Two dolphins have died from bird flu for the first time in the UK, and were both infected with the highly contagious H5N1 virus, the government has announced.
The ocean mammals were found in separate spots, on beaches in Devon and in Pembrokeshire, last month.
A harbour porpoise was also found to have died from the variant of avian influenza in East Yorkshire.
Highly pathogenic, H5N1 has spread around the globe over the past 18 months, causing the deaths of millions of birds.
Bird flu has been seen in dolphins elsewhere worldwide but never before in the species British waters.
Two dolphins have died from bird flu for the first time in the UK, and were both infected with the highly pathogenic H5N1 virus, the government has announced (file image)
It has, however, previously been seen in native species including foxes, otters and grey seals.
The bird flu outbreak, which began early last year, is the biggest in history, and has affected more than 200 million domestic birds globally, as well as wild birds.
As well as birds, the virus has infected a range of mammals, including 22 in the UK.
This year, there have been six mammals confirmed to have had bird flu – two red foxes in Powys and Perth and Kinross, an otter in Shropshire along with the two dolphins and one porpoise.
The animals are thought to have eaten dead birds which had been infected with the virus.
Worldwide, the virus has also spilled into mammals like mink, racoons and bears.
The infections have sparked fears that the virus may soon acquire worrying new mutations that would allow it to cause a human pandemic.
Scientists have not so far been able to confirm that the virus can spread between mammals in the wild.
Most wildlife who contract avian flu are believed to have caught it from scavenging infected birds.
However, the mass deaths of seals and sea lions from the virus have been a major cause for concern, with the World Organisation for Animal Health looking into the findings.
H5N1 is not yet capable of spreading between people, like Covid and other flu viruses.
Vaccination being carried out on birds (file photo). The WHO also recommended strengthening surveillance in settings where humans and animals interact
Tens of thousands of birds suddenly die in coastal Peru and throughout the Americas. Municipal workers collect dead pelicans on Santa Maria beach in Lima, Peru, (Picture dated November 30, 2022)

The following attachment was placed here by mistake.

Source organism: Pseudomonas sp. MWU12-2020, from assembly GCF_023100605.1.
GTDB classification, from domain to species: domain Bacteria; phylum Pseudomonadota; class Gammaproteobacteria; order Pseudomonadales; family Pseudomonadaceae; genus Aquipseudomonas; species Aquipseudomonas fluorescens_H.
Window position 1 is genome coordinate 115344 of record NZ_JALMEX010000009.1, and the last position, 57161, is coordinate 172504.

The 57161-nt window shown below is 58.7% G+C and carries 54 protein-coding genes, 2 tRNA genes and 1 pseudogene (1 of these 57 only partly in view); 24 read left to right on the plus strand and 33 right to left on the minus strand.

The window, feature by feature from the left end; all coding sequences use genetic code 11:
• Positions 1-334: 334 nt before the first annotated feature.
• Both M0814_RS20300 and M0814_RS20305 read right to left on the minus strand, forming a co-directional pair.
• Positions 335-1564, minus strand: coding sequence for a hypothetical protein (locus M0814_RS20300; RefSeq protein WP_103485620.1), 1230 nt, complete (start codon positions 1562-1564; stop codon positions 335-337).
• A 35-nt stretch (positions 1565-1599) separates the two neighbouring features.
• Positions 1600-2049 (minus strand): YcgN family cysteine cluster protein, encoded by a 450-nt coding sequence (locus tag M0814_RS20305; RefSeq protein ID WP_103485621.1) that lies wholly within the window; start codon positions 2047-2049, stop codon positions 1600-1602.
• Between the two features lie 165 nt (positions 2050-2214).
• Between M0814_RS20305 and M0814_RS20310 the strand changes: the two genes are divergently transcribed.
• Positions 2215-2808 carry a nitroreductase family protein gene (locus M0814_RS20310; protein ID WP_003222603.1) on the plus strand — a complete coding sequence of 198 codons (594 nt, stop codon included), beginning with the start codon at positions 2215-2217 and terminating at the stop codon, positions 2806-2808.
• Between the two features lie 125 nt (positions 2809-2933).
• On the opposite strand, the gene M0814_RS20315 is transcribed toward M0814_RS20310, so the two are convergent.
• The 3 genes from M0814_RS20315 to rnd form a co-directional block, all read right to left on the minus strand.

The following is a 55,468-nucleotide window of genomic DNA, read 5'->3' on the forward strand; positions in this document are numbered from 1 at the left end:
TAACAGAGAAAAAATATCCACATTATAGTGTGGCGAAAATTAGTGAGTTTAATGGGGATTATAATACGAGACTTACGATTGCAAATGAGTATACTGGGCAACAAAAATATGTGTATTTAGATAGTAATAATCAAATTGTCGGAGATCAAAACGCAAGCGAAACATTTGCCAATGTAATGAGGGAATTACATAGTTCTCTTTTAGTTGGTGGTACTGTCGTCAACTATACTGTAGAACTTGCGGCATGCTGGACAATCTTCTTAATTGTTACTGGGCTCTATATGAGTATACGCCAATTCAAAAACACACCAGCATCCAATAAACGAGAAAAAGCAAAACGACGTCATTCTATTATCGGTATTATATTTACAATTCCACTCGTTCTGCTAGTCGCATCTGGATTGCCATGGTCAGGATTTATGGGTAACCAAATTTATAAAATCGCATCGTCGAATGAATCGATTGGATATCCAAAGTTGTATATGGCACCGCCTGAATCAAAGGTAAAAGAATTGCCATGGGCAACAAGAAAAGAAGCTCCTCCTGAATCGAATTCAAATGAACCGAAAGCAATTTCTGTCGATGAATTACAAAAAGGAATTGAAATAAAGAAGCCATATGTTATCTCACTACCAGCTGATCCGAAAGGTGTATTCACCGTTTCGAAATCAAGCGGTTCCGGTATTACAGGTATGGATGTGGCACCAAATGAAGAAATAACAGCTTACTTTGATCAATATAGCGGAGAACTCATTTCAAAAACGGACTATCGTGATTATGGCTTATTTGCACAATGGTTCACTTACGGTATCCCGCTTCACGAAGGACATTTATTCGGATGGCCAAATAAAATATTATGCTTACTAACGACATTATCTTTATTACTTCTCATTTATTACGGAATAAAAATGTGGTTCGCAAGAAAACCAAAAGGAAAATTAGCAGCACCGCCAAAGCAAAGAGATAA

How does someone catch bird flu
The virus can jump from bird to human through multiple means.
First, a person could be infected after touching a contaminated surface and then touching their eyes, nose or mouth.
In many cases, this includes a person playing with a chicken, or touching places it sits or sleeps in such as its cage or bed.
A bird can also shed infected particles which travel through the air. A person who inhales these particles may be infected.
Can eating a chicken wing cause bird flu?
Experts say that properly cooked meat does not pose a risk of transmitting the virus.
Even if the bird was infected before it died, any lingering virus would be killed at the high temperatures used to cook chicken.
When chicken is undercooked, it still likely reaches temperatures enough to kill the virus.
If a person were to eat a raw chicken wing for any reason, transmission would be possible.
While it is poorly adapted for humans, the virus is deadly, in that it kills about half of those it infects.
In late February, a Cambodian schoolgirl became 2023’s first bird flu victim after she and her father became infected.
Eleven-year-old Bean Narong died on February 22 after catching Type A HN51 in the impoverished Rolaing Village in the southeastern province of Prey Veng.
The little girl and her father were among fewer than 1,000 people ever to have been diagnosed with H5N1.
The World Health Organisation (WHO) said at the time that the situation was ‘worrying’ but stressed there was currently no evidence bird flu had made the genetic leap necessary to spread between humans.
The organisation called for vigilance, but tried to calm fears that large-scale human outbreaks could be looming.
‘The recent spillover to mammals needs to be monitored closely,’ the UN health agency’s chief Tedros Adhanom Ghebreyesus said, stressing that ‘for the moment, WHO assesses the risk to humans as low’.
Ghebreyesus noted that since the virus first emerged in 1996, ‘we have only seen rare and non-sustained transmission of H5N1 to and between humans’.
But, he cautioned: ‘We cannot assume that will remain the case, and we must prepare for any change in the status quo.’
He said people were advised not to touch dead or sick wild animals and to instead report them to local and national authorities, who were monitoring the situation.
The WHO also recommended strengthening surveillance in settings where humans and animals interact.
‘WHO is also continuing to engage with manufacturers to make sure that, if needed, supplies of vaccines and antivirals would be available for global use,’ Ghebreyesus said.